It’s time for another one in my occasional series discussing historical dictators and comparing them to Carlos Almanzor, the fictional dictator in my novel Revolution Day (in honour of the fact that Revolution Day is reduced to 99p/c – today only! – in the Crooked Cat Summer Sale – find it here ). This time I thought I would look at the person who perhaps more than any other defines our stereotype of the dictator: Benito Mussolini of Italy.
Mussolini was born in 1883 in the town of Predappia in Romagna, northern Italy. His father, a blacksmith, was a socialist and named his eldest son after the Mexican president Benito Juarez. In his early career, Benito too embraced socialism and became a political agitator and journalist. However, he was also influenced by the nationalism of Giuseppe Mazzini and the philosophy of Nietsche, which led him to reject egalitarianism. The tension between these different aspects of his thought came to a head when he advocated Italian participation in World War 1, contrary to the stance of the socialist party, from which he was duly expelled. He served as a soldier and was wounded in 1917.
Thereafter, it was nationalism that dominated Mussolini’s politics. In 1919 he formed the Fascist party, which acquired a paramilitary wing, the blackshirts, who fought against left-wing groups. In 1922 30,000 blackshirts marched on Rome as Mussolini demanded the resignation of Prime Minister Luigi Facta. The King of Italy, Victor Emmanuel III, refused to grant Facta’s request for martial law. Facta resigned and the King invited Mussolini to form a government.
Once in power, Mussolini took steps to keep it firmly in his hands, establishing a one-party state by 1925. He pursued public works, nationalisation, and interventionist economics at home, and an expansionist and opportunistic foreign policy which sought to expand Italy’s territory, particularly at the expense of ‘inferior’ peoples in Yugoslavia and Africa. This led him to invade Abyssinia (Ethiopia) in 1935, forcing its Emperor Haile Selassie to flee and killing an estimated 7% of the population. His relationships with other European powers were fluid: at times he flirted with Britain and France or tried to steer a middle way between them and Germany. Ultimately, however, he aligned himself with his fellow dictators, supporting Franco in Spain and allying Italy with Nazi Germany, hoping to take advantage of the War to make territorial gains in North Africa and elsewhere. However, Italy was not well-prepared for war, and a succession of defeats greatly weakened Mussolini’s position. After the Allied conquest of Sicily in July 1943 he lost the support of his party and of the King, who dismissed him in favour of Marshal Badoglio.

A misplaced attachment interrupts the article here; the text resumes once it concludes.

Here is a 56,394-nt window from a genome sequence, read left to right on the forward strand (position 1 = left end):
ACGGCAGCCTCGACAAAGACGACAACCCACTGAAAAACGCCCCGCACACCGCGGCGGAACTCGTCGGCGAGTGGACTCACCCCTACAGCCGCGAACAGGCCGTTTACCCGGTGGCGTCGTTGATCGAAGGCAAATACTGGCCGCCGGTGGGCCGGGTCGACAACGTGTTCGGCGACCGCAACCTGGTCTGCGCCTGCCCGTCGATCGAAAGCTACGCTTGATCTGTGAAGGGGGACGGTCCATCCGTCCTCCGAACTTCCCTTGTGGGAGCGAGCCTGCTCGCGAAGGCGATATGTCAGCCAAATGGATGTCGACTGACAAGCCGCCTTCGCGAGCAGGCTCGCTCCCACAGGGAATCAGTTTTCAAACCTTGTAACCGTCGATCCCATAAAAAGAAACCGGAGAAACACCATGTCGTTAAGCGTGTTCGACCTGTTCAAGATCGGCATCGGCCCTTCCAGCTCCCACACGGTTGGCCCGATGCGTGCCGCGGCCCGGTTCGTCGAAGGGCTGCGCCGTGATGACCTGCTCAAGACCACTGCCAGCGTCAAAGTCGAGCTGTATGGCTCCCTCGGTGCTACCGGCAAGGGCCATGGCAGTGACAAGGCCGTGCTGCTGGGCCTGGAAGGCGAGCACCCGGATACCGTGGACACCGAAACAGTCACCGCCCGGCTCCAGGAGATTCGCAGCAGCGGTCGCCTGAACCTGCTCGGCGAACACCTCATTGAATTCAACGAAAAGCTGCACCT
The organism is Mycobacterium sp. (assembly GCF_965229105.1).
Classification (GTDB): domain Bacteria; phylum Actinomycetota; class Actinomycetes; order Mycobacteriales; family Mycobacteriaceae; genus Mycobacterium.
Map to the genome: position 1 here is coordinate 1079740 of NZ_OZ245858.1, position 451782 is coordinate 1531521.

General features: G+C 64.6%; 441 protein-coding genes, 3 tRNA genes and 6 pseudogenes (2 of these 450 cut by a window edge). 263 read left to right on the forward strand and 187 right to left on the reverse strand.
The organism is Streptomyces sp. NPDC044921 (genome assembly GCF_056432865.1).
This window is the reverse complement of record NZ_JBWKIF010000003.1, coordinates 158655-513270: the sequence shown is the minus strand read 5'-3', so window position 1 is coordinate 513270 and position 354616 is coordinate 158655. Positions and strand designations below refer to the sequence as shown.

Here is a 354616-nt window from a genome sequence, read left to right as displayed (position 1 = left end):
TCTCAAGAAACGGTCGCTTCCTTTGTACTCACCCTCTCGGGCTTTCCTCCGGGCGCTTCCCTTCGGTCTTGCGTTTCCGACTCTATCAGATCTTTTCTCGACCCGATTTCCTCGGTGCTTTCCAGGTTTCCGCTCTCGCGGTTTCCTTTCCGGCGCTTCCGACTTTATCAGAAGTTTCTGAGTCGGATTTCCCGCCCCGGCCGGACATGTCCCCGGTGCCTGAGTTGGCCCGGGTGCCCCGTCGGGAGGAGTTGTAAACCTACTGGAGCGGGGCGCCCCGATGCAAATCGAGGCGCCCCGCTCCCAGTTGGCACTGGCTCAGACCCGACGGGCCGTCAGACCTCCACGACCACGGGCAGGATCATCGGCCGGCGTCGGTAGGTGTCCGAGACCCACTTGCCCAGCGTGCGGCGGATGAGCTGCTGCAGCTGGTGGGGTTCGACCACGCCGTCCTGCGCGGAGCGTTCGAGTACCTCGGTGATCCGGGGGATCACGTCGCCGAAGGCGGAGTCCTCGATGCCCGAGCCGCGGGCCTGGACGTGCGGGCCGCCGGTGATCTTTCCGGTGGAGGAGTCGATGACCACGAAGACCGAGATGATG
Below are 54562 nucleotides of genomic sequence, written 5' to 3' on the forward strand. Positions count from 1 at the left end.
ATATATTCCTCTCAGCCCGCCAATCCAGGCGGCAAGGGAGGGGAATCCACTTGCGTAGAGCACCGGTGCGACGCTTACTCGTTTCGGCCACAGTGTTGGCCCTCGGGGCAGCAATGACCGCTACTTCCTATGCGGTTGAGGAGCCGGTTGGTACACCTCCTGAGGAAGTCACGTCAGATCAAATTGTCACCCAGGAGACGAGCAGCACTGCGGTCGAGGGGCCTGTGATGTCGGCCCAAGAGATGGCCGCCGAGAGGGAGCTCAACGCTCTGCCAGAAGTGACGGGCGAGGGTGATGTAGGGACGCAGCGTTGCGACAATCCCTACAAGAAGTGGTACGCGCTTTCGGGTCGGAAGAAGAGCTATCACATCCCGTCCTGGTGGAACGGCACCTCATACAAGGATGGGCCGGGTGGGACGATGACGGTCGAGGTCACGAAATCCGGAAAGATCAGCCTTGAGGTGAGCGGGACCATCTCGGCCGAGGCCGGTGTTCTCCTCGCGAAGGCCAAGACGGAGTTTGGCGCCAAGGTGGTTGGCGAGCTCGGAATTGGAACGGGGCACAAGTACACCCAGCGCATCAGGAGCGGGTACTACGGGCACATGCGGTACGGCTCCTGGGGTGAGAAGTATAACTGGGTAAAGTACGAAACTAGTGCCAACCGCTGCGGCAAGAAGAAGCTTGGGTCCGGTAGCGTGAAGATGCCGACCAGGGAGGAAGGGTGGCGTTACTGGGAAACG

As Badoglio began negotiations for an armistice, Mussolini was imprisoned in the Apennine mountains, only to be dramatically rescued by the Germans in September, to become the puppet ruler of a rump Italian Social Republic in the north, as the remainder of the country joined the allies. As the war approached its end, he fled with his mistress Clara Petacci and others, but they were captured by partisans and shot, two days before the death of Hitler.
As the progenitor of Fascism, Mussolini left a baleful legacy to the world. His ideology and methods, in particular his centralisation of power, use of propaganda, militaristic nationalism and contempt for ‘inferior’ races, were an important influence on Hitler, who admired him and took those techniques and beliefs to even greater and more catastrophic extremes.
Mussolini and Carlos
I didn’t particularly have Mussolini in mind when I was creating Carlos. Nevertheless, there are some interesting parallels. A surprising one is the fact that both started out as socialists before moving to the right. In Mussolini’s case, of course, his rejection of socialism and embracing of nationalism preceded and fuelled his rise to power, coming to define him; whereas Carlos becomes President at the head of an avowedly socialist revolutionary movement, only later coming to adopt elements of capitalism and nationalism as pragmatic means to sustain himself in power. Authoritarian rather than fascist, he comes to share Mussolini’s contempt for democracy but has none of the latter’s racism or militarism.
Less surprisingly, Carlos’ projection of himself has something in common with Mussolini. Thus he makes use of the cult of personality and employs his oratorical skills to good effect. And both men affect senior military uniform, (though at least Mussolini, unlike Carlos, did serve briefly in the Army, albeit at a lowly rank). Both, in somewhat different ways, consider themselves intellectuals. In other ways the two are quite different – unlike Mussolini, Carlos is neither a womaniser nor a family man. Yet there is a final parallel in that in the twilight of their careers they both see the power they have held for decades slipping away from them. Whether this ends as badly for Carlos as it did for Mussolini, you will have to read the book to find out!
You can find out more about Revolution Day, and read excerpts and reviews, on its page on my website
Facebook author page: https://www.facebook.com/timtaylornovels